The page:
I keep saying, the best thing that could come out of a Trump presidency is for the American people to realize that we could easily have a much better system, they just need to use the power of the ballot box to make it happen.

We shouldn't pay twice as much as the rest of the world for health care that leaves tens of millions in the cold and costs the rest of us an absurd amount out of our pockets. Could single-payer (or even a German or Australian model) really be worse than what we have now?

Unfortunately the human Ego often will not allow such realizations. It should be obvious at this point that our overall system is a disaster - fiscally, morally, and psychologically - but people have a hard time admitting they are wrong.

Re: Obamacare/Trumpcare
« Reply #127 on: March 24, 2017, 01:16:34 PM »

Offline Donoghus

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Sounds like Ryan's p.o.s. bill doesn't have the votes to pass Trumpcare.

That's a real shame.

https://www.nytimes.com/2017/03/24/us/politics/health-care-affordable-care-act.html?_r=0



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Re: Obamacare/Trumpcare
« Reply #128 on: March 24, 2017, 01:43:06 PM »

Offline hpantazo

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Sounds like Ryan's p.o.s. bill doesn't have the votes to pass Trumpcare.

That's a real shame.

https://www.nytimes.com/2017/03/24/us/politics/health-care-affordable-care-act.html?_r=0

Looks like any reasonably sane Republican is realizing that if they vote to support this their career will likely be over once people realize they got screwed.

Re: Obamacare/Trumpcare
« Reply #129 on: March 24, 2017, 02:03:40 PM »

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Sounds like Ryan's p.o.s. bill doesn't have the votes to pass Trumpcare.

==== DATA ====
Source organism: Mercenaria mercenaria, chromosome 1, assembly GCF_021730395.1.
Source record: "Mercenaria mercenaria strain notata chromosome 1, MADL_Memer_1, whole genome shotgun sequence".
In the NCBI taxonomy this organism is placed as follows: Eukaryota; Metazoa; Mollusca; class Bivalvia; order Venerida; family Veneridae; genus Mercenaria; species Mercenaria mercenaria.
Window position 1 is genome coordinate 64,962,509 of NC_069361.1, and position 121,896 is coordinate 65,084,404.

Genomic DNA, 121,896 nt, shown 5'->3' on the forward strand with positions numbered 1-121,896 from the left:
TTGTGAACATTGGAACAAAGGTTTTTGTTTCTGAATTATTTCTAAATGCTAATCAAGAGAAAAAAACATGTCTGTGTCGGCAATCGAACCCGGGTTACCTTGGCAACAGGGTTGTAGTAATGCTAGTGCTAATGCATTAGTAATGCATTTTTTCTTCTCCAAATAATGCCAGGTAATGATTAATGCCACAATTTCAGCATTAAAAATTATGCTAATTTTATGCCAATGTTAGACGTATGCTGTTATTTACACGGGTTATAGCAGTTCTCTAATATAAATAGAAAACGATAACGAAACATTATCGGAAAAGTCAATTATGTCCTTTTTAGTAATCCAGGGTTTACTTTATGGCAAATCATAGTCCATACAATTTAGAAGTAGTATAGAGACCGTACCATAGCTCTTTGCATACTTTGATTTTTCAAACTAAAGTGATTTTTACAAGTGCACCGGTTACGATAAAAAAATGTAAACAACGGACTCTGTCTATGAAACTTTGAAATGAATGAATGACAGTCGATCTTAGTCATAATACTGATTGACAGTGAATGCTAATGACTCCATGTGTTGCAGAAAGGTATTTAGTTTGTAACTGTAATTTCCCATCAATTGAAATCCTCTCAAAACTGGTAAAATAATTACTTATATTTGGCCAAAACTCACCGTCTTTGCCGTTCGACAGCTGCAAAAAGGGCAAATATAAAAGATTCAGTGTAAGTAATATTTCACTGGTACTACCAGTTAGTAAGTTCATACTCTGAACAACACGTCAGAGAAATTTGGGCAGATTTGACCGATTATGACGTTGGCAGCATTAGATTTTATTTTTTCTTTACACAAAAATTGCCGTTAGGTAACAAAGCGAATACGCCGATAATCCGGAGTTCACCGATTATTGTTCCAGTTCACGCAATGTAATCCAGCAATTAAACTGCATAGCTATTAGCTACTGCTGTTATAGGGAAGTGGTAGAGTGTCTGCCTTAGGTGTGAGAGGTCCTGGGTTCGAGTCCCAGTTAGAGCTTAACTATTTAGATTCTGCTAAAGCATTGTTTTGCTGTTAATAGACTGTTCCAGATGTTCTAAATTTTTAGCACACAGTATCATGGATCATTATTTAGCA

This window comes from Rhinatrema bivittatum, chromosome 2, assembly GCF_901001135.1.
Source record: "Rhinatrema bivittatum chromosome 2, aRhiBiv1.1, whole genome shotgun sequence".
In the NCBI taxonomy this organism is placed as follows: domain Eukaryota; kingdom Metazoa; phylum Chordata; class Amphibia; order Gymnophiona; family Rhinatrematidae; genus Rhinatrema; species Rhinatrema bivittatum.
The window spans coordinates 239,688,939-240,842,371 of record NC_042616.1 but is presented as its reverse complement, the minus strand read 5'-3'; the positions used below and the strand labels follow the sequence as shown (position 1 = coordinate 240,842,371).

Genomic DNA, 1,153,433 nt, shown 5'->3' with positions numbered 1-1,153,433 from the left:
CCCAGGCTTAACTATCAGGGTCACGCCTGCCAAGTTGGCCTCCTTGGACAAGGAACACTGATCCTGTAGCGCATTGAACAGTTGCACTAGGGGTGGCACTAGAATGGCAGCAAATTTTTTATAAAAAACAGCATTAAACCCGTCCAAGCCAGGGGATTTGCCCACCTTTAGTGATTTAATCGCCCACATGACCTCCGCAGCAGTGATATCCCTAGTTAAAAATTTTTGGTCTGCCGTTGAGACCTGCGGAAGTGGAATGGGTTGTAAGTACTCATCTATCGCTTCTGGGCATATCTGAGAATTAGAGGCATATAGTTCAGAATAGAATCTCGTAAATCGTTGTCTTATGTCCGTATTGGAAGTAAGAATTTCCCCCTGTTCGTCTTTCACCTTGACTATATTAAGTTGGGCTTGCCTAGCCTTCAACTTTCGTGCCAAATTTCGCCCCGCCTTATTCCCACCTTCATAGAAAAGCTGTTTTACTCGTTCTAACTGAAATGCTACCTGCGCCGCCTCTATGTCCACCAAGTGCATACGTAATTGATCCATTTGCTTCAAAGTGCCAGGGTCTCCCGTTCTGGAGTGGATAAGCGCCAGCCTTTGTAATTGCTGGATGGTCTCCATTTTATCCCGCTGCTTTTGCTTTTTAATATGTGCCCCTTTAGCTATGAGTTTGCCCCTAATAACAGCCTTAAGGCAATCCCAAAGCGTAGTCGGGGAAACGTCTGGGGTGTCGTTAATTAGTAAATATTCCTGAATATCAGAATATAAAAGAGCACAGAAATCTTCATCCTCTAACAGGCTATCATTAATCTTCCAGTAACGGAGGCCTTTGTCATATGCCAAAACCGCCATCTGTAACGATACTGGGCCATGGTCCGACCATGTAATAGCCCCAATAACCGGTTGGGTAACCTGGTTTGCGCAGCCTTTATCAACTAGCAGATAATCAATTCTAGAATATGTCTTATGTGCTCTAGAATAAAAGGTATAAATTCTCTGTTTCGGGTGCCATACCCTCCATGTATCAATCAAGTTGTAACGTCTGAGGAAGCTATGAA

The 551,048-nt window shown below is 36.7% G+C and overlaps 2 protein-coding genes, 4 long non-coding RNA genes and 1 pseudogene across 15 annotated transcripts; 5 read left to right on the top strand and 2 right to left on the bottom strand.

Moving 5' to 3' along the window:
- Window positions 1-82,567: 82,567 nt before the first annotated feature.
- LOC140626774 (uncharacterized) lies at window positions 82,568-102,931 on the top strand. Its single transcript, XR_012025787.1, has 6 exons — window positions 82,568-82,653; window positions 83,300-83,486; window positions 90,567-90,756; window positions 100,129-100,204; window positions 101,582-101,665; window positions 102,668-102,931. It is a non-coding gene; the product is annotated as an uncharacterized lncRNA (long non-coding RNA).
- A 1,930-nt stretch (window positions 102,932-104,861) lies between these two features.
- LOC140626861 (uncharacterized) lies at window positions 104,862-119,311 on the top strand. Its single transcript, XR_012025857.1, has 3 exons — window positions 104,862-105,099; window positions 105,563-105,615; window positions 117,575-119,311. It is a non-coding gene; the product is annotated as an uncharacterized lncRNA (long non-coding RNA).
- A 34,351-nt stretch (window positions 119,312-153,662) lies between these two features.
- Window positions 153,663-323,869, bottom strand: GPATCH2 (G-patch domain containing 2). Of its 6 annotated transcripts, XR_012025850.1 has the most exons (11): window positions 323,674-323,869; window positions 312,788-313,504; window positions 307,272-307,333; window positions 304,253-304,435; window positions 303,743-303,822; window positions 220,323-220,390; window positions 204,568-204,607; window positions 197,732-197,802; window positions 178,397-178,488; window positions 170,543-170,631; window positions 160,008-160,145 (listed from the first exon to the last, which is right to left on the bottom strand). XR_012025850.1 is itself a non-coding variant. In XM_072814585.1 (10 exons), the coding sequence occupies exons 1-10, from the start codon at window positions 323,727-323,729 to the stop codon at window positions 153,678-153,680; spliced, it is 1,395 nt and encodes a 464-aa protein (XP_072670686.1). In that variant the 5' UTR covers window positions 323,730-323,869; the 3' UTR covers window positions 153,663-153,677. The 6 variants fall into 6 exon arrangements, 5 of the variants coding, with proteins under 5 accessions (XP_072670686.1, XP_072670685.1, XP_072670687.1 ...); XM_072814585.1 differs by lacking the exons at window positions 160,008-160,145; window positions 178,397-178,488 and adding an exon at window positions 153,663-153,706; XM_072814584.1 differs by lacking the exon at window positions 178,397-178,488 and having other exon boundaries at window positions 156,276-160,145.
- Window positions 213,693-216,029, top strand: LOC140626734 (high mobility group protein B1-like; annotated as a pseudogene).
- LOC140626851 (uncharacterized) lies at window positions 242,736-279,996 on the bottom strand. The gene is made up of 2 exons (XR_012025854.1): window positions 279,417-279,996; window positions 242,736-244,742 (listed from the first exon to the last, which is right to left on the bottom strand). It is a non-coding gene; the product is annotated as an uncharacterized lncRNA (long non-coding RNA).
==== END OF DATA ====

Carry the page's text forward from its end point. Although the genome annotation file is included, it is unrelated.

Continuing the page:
That's a real shame.

https://www.nytimes.com/2017/03/24/us/politics/health-care-affordable-care-act.html?_r=0

I'm not dancing on its grave until it's actually voted down.

Re: Obamacare/Trumpcare
« Reply #130 on: March 24, 2017, 02:06:40 PM »

Offline chicagoceltic

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Sounds like Ryan's p.o.s. bill doesn't have the votes to pass Trumpcare.

That's a real shame.

https://www.nytimes.com/2017/03/24/us/politics/health-care-affordable-care-act.html?_r=0
Who does President Trump blame if/when this fails to be passed?  Ryan? The Freedom House Causus?  Democrats?  Obama?  CNN?
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Re: Obamacare/Trumpcare
« Reply #131 on: March 24, 2017, 02:08:57 PM »

Online saltlover

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Sounds like Ryan's p.o.s. bill doesn't have the votes to pass Trumpcare.

That's a real shame.

https://www.nytimes.com/2017/03/24/us/politics/health-care-affordable-care-act.html?_r=0
Who does President Trump blame if/when this fails to be passed?  Ryan? The Freedom House Causus?  Democrats?  Obama?  CNN?

Fake News for not reporting what was in the bill and CBO for doing bad math.  Sad.  (Or something like that.)

Re: Obamacare/Trumpcare
« Reply #132 on: March 24, 2017, 02:13:17 PM »

Online nickagneta

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Sounds like Ryan's p.o.s. bill doesn't have the votes to pass Trumpcare.

That's a real shame.

https://www.nytimes.com/2017/03/24/us/politics/health-care-affordable-care-act.html?_r=0
Who does President Trump blame if/when this fails to be passed?  Ryan? The Freedom House Causus?  Democrats?  Obama?  CNN?
Fake Congressional voters imported from Massachusetts by the dozens that escaped the Bowling Green massacre after wire tapping Trump Tower. Those are the people he will blame. Oh and Hillary and Obama. Can't forget them

Re: Obamacare/Trumpcare
« Reply #133 on: March 24, 2017, 02:13:31 PM »

Offline Donoghus

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Sounds like Ryan's p.o.s. bill doesn't have the votes to pass Trumpcare.

That's a real shame.

https://www.nytimes.com/2017/03/24/us/politics/health-care-affordable-care-act.html?_r=0

I'm not dancing on its grave until it's actually voted down.

Certainly valid.


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Re: Obamacare/Trumpcare
« Reply #134 on: March 24, 2017, 02:17:31 PM »

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Let's see:
- Insurance companies oppose it
- AARP opposes it
- Emergency Doctors oppose it
- Basically all other doctors oppose it
- The academy of Pediatrics opposes it
- It's bad for almost all patients
- Definitely bad for women
- Definitely bad for poor
- It only benefits people making 250K+ per year, and mostly benefits those making 500K+ per year

This is crap legislation, I can't believe it's even getting a vote.